The Raiders play the Detroit Lions tonight at 7pm at the O.Co Coliseum for their second pre-season game of the 2014 season. They will be looking to put last week’s 10-6 loss to the Vikings behind them and work towards getting better before the games start counting.
I will be looking for the following:
1. Can the offense get into a rhythm?
Last week, the first team offense couldn’t get started because penalties kept killing their drives. In all three drives in which Matt Schaub was the quarterback, there were offensive penalties that took the team to second and long situations. The question this week is: can the first team go on a sustained drive that leads to points?
The offensive line looked out of sorts last week but had a better week versus the Cowboys in practices this week. Likewise, Schaub and the receivers had a solid week against the Cowboys secondary, which is projected to be one of the worst in the leagues.
The Raiders want to be a run-heavy team and so they will come out trying to run down the Lions’ throats and also hope to have some explosive plays in the passing game. The first team offense will likely play at least a few more series in tonight’s game to grow as a group.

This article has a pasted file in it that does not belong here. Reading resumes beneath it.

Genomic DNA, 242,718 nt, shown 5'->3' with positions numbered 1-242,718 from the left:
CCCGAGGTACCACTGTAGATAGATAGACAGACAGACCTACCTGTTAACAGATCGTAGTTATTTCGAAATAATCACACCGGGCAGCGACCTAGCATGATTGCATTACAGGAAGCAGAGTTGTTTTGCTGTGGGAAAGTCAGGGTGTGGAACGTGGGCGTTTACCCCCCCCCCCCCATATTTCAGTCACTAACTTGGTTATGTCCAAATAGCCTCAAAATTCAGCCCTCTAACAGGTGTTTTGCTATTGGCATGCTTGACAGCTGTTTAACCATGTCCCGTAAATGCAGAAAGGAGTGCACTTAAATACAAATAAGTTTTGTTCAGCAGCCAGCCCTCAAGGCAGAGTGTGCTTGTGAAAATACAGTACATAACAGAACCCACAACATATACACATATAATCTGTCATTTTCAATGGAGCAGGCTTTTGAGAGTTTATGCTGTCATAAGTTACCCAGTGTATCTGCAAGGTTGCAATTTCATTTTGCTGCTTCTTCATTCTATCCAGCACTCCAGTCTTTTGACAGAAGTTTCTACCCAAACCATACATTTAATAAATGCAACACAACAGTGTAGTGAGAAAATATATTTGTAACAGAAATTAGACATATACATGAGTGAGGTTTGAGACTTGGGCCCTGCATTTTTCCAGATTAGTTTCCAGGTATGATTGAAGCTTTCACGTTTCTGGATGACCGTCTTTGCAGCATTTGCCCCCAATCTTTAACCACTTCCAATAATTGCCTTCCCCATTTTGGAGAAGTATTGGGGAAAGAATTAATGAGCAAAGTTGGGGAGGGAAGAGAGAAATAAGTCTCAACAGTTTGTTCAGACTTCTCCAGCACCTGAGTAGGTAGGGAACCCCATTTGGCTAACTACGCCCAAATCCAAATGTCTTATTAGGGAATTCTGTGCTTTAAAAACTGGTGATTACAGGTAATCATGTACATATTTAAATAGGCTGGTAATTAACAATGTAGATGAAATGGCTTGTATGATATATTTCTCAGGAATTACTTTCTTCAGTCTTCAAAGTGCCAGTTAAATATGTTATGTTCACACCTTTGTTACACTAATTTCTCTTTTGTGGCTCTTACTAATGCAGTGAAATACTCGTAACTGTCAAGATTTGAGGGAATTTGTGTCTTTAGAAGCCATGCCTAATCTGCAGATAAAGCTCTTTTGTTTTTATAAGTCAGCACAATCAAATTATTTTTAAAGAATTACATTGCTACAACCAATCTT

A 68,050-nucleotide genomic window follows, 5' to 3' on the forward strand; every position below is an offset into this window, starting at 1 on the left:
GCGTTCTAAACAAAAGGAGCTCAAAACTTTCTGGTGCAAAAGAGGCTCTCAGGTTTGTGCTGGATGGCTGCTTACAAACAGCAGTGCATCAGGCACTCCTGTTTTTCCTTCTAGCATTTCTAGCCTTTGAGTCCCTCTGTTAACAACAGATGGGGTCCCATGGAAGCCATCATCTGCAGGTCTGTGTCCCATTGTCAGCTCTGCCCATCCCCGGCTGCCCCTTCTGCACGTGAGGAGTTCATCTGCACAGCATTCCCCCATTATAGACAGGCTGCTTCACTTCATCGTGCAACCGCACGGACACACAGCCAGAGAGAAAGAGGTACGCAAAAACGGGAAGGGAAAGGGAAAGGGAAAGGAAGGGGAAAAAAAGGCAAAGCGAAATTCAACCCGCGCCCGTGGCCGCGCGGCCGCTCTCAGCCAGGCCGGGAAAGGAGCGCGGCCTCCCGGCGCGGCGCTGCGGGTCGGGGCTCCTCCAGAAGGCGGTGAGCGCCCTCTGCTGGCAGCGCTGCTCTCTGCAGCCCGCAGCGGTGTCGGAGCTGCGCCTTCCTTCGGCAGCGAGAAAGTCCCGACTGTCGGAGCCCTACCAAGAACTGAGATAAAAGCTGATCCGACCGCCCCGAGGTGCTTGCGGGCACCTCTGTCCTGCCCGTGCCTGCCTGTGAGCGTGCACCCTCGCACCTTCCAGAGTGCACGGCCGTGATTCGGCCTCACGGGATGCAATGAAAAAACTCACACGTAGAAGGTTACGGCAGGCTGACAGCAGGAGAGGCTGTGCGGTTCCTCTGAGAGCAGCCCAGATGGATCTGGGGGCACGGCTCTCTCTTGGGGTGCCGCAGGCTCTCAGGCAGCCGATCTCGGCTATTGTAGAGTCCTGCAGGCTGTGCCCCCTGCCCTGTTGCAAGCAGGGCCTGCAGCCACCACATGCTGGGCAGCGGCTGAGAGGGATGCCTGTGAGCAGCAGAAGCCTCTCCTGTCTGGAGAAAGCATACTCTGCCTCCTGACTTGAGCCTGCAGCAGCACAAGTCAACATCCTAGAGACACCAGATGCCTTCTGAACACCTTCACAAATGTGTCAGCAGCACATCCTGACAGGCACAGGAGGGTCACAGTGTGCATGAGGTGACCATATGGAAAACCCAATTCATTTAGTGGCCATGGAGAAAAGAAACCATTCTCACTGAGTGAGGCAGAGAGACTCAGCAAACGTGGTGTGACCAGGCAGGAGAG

2. Can the secondary stop anyone?
Versus the Vikings, the first team defense struggled to stop former first round wide receiver Cordarrelle Patterson, giving up a number of passes to the second year player. Patterson, while showing great promise last year, was no world-beater and the fact that he was able to tear through the Raiders starting cornerbacks doesn’t bode well.
When the Raiders practiced against the Cowboys over the week, Dez Bryant basically ran freely against the same Raiders secondary, nabbing a number of receptions over the two days.
The Raiders will face another test tonight, with the Lions wide receiver corps – can they cover anyone tonight? We will see.
3. Can the first team defense get pressure?
The Raiders re-vamped defensive line did okay versus Minnesota but there is a lot of room for improvement. The stat line of 6 sacks on the night was padded by the second and third team defenses and wasn’t reflective of the pressure that the first team was able to bring.
In fact, Minnesota quarterback Matt Cassel was near perfect on his opening, and only, drive of the game in large part because the Raiders weren’t able to pressure him and the secondary wasn’t able to cover their top receiver.
Pass rush goes hand in hand with a secondary’s ability to cover. If the defensive line cannot win their matchups and get to the quarterback, the secondary will have another long night trying to win their battles.